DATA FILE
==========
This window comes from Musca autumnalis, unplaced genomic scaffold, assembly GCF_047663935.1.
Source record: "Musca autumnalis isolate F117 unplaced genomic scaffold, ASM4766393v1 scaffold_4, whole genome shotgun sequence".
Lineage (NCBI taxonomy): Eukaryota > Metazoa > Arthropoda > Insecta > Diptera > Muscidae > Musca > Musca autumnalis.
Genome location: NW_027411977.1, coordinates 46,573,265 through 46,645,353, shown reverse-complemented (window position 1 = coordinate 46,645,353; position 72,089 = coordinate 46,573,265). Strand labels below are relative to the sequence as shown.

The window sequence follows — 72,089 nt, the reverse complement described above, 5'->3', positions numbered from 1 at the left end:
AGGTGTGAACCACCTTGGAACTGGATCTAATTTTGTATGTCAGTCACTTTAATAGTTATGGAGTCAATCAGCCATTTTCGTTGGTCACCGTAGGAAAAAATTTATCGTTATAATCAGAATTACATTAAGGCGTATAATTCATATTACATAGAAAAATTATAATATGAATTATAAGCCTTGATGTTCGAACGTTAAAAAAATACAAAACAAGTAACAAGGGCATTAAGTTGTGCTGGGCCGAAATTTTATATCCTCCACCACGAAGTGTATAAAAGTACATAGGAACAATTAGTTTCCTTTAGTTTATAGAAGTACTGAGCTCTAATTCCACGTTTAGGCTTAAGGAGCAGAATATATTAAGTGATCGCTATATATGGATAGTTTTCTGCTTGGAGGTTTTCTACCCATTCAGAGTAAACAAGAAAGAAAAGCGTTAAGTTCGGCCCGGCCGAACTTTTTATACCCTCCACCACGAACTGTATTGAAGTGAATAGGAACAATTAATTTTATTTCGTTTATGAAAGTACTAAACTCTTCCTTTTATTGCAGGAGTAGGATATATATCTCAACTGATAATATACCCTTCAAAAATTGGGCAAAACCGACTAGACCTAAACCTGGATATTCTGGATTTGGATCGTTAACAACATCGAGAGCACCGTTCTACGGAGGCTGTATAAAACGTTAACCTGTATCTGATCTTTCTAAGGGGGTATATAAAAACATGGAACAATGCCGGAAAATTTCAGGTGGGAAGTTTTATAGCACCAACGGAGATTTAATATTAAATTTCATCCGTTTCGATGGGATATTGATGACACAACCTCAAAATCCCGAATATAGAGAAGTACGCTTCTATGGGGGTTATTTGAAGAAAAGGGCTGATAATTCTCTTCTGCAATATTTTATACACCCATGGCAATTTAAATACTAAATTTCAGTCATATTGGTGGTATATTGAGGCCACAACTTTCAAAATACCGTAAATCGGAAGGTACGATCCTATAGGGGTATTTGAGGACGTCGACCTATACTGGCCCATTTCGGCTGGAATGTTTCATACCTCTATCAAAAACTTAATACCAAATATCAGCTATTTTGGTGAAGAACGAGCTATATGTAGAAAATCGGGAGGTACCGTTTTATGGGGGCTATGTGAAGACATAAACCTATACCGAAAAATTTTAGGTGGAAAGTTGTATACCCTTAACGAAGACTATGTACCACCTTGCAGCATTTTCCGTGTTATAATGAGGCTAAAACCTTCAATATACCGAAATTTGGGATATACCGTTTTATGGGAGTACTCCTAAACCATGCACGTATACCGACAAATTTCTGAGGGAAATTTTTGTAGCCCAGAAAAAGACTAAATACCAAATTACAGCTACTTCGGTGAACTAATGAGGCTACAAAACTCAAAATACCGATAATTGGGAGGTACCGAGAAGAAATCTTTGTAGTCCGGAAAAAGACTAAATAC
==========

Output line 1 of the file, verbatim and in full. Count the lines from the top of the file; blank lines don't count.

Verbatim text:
This window comes from Musca autumnalis, unplaced genomic scaffold, assembly GCF_047663935.1.